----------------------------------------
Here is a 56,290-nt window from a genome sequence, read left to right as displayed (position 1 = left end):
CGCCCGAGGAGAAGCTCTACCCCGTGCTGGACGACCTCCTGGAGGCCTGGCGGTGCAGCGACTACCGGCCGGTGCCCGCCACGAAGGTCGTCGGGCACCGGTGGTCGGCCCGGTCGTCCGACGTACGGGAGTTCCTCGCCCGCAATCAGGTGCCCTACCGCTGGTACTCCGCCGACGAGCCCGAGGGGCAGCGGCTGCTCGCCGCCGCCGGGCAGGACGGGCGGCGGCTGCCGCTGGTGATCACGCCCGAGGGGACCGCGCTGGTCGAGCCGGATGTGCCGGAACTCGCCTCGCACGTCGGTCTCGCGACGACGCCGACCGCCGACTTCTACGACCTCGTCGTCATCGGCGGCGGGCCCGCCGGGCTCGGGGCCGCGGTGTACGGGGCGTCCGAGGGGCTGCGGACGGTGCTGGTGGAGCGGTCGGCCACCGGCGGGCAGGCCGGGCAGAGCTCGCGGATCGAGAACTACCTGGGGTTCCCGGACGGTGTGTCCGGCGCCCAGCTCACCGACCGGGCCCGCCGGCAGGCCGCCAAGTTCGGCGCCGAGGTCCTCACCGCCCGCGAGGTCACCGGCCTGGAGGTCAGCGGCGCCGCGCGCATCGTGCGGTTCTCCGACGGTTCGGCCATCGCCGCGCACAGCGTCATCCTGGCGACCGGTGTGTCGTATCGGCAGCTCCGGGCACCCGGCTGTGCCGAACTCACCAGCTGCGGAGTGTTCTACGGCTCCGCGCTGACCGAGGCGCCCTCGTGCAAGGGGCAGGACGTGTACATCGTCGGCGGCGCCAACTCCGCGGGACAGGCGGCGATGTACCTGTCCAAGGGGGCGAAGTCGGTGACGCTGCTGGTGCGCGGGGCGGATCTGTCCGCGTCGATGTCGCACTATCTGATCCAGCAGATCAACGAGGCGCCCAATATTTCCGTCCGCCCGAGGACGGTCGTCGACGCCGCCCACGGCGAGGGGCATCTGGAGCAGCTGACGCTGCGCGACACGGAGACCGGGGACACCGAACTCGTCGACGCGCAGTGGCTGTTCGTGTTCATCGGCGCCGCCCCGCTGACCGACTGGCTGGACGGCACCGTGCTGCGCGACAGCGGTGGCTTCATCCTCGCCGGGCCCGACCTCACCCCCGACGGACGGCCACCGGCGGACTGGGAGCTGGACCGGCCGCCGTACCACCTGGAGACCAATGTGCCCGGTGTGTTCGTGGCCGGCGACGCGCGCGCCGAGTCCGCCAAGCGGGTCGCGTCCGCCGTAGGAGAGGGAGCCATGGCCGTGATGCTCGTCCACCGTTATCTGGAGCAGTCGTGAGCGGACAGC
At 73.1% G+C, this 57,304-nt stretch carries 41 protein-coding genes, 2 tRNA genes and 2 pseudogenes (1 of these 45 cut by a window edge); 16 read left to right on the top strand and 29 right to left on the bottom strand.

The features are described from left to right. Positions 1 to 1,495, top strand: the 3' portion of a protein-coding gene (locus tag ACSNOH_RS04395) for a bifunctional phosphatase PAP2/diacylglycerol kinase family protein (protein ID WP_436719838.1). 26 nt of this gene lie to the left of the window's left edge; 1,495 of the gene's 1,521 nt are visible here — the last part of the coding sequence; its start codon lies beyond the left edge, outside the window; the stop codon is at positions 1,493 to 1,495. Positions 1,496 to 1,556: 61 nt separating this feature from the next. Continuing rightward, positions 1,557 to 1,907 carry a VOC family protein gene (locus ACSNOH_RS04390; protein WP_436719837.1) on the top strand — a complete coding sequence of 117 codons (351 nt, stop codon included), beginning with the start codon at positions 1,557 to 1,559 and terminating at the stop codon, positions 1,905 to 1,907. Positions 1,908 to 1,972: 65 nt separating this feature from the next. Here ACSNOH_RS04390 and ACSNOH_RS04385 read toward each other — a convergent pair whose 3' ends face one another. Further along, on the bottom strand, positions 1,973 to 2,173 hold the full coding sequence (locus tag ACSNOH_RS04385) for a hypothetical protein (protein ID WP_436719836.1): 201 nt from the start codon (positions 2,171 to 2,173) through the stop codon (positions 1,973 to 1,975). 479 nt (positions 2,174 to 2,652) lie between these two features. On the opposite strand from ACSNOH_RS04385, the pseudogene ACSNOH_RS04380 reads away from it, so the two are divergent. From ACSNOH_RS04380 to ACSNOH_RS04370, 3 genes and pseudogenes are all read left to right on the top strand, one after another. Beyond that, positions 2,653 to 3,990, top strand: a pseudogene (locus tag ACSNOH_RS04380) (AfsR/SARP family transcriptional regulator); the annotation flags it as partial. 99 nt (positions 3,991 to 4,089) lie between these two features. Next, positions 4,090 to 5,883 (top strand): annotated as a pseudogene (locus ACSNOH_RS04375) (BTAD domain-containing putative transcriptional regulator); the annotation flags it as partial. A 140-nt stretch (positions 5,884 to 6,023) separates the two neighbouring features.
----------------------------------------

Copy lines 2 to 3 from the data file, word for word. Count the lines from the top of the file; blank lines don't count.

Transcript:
CGCCCGAGGAGAAGCTCTACCCCGTGCTGGACGACCTCCTGGAGGCCTGGCGGTGCAGCGACTACCGGCCGGTGCCCGCCACGAAGGTCGTCGGGCACCGGTGGTCGGCCCGGTCGTCCGACGTACGGGAGTTCCTCGCCCGCAATCAGGTGCCCTACCGCTGGTACTCCGCCGACGAGCCCGAGGGGCAGCGGCTGCTCGCCGCCGCCGGGCAGGACGGGCGGCGGCTGCCGCTGGTGATCACGCCCGAGGGGACCGCGCTGGTCGAGCCGGATGTGCCGGAACTCGCCTCGCACGTCGGTCTCGCGACGACGCCGACCGCCGACTTCTACGACCTCGTCGTCATCGGCGGCGGGCCCGCCGGGCTCGGGGCCGCGGTGTACGGGGCGTCCGAGGGGCTGCGGACGGTGCTGGTGGAGCGGTCGGCCACCGGCGGGCAGGCCGGGCAGAGCTCGCGGATCGAGAACTACCTGGGGTTCCCGGACGGTGTGTCCGGCGCCCAGCTCACCGACCGGGCCCGCCGGCAGGCCGCCAAGTTCGGCGCCGAGGTCCTCACCGCCCGCGAGGTCACCGGCCTGGAGGTCAGCGGCGCCGCGCGCATCGTGCGGTTCTCCGACGGTTCGGCCATCGCCGCGCACAGCGTCATCCTGGCGACCGGTGTGTCGTATCGGCAGCTCCGGGCACCCGGCTGTGCCGAACTCACCAGCTGCGGAGTGTTCTACGGCTCCGCGCTGACCGAGGCGCCCTCGTGCAAGGGGCAGGACGTGTACATCGTCGGCGGCGCCAACTCCGCGGGACAGGCGGCGATGTACCTGTCCAAGGGGGCGAAGTCGGTGACGCTGCTGGTGCGCGGGGCGGATCTGTCCGCGTCGATGTCGCACTATCTGATCCAGCAGATCAACGAGGCGCCCAATATTTCCGTCCGCCCGAGGACGGTCGTCGACGCCGCCCACGGCGAGGGGCATCTGGAGCAGCTGACGCTGCGCGACACGGAGACCGGGGACACCGAACTCGTCGACGCGCAGTGGCTGTTCGTGTTCATCGGCGCCGCCCCGCTGACCGACTGGCTGGACGGCACCGTGCTGCGCGACAGCGGTGGCTTCATCCTCGCCGGGCCCGACCTCACCCCCGACGGACGGCCACCGGCGGACTGGGAGCTGGACCGGCCGCCGTACCACCTGGAGACCAATGTGCCCGGTGTGTTCGTGGCCGGCGACGCGCGCGCCGAGTCCGCCAAGCGGGTCGCGTCCGCCGTAGGAGAGGGAGCCATGGCCGTGATGCTCGTCCACCGTTATCTGGAGCAGTCGTGAGCGGACAGC
At 73.1% G+C, this 57,304-nt stretch carries 41 protein-coding genes, 2 tRNA genes and 2 pseudogenes (1 of these 45 cut by a window edge); 16 read left to right on the top strand and 29 right to left on the bottom strand.